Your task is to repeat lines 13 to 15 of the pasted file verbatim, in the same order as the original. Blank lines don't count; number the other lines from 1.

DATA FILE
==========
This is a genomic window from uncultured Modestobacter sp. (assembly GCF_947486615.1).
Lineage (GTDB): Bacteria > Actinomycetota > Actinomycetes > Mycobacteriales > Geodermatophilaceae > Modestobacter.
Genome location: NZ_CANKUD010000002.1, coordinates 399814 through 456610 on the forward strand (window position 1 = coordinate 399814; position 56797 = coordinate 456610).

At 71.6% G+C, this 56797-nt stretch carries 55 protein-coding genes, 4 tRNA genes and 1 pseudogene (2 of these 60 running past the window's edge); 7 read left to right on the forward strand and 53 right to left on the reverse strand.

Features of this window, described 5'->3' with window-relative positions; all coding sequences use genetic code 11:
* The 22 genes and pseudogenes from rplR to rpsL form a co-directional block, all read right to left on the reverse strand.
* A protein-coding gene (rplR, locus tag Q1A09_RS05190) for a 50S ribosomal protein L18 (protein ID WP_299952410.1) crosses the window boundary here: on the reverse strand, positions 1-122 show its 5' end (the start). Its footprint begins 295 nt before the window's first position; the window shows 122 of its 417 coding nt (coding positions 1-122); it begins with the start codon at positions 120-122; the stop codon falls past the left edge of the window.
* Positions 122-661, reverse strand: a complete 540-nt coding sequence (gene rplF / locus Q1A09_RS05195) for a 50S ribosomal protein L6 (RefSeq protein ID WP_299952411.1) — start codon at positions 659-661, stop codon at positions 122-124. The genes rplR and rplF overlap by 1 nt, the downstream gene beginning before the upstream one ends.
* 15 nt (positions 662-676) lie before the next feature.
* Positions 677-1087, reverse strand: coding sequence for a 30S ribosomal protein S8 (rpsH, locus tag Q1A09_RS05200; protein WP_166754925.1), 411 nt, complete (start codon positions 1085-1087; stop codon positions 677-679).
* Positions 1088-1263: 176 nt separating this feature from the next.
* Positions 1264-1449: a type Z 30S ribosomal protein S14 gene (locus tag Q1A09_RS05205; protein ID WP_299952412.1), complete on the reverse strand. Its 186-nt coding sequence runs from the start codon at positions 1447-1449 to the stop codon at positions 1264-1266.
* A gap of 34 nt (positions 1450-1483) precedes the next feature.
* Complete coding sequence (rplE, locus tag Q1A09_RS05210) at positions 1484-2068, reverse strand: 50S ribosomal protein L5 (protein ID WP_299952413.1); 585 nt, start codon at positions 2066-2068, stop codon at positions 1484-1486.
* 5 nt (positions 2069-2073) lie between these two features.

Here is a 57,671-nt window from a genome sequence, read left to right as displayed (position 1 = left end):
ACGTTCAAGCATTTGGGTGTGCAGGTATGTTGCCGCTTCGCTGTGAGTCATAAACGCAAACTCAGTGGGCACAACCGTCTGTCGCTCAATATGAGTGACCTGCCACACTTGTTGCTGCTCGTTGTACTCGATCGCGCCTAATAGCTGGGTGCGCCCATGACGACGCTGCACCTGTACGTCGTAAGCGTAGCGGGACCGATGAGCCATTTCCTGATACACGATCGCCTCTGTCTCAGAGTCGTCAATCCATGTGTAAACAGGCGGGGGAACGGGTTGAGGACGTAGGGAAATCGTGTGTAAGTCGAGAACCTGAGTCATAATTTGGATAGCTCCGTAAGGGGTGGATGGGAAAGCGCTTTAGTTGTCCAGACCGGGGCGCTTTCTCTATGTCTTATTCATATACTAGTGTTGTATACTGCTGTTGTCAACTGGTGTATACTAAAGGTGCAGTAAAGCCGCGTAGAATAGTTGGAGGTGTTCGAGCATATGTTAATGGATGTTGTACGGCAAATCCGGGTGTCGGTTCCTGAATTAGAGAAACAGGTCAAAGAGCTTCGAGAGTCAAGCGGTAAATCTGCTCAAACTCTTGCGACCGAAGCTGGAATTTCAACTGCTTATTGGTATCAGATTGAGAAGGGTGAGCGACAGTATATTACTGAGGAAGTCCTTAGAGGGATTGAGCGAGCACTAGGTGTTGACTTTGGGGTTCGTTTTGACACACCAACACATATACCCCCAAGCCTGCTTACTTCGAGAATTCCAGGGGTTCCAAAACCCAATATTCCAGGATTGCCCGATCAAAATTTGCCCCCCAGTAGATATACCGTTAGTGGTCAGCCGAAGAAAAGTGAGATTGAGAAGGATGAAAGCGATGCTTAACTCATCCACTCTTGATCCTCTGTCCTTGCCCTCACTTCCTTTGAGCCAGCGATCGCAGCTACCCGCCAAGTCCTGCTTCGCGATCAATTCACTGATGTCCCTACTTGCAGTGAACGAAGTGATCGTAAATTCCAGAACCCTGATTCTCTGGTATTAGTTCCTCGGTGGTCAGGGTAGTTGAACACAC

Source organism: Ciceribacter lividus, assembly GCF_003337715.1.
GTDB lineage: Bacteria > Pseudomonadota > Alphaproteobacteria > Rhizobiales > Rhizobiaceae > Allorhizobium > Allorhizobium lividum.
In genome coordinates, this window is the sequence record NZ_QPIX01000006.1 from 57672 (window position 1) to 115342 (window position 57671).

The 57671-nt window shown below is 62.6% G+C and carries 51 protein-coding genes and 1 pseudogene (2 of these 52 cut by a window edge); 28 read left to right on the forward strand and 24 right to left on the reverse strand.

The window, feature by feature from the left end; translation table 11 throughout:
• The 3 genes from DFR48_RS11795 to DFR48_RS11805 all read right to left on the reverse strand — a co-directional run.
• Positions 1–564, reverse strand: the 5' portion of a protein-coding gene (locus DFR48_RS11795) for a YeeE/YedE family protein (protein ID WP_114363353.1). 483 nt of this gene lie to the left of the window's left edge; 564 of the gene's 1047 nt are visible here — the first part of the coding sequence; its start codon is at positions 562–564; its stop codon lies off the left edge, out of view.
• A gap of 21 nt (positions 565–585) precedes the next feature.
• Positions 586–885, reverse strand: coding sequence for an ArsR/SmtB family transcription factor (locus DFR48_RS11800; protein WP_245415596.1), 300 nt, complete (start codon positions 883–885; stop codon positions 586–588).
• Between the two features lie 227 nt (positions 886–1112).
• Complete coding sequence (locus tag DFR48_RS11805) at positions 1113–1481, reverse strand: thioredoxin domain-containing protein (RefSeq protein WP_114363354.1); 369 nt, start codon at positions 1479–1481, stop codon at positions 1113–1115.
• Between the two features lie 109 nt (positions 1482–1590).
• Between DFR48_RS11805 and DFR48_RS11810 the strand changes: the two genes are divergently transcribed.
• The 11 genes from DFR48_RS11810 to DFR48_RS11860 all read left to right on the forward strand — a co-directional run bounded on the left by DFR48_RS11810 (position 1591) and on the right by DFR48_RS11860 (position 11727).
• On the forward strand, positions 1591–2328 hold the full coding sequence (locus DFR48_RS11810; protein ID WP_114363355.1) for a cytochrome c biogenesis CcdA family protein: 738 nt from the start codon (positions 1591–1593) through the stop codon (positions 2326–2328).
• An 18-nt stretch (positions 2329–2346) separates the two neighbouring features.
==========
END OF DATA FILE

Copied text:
* A gap of 34 nt (positions 1450-1483) precedes the next feature.
* Complete coding sequence (rplE, locus tag Q1A09_RS05210) at positions 1484-2068, reverse strand: 50S ribosomal protein L5 (protein ID WP_299952413.1); 585 nt, start codon at positions 2066-2068, stop codon at positions 1484-1486.
* 5 nt (positions 2069-2073) lie between these two features.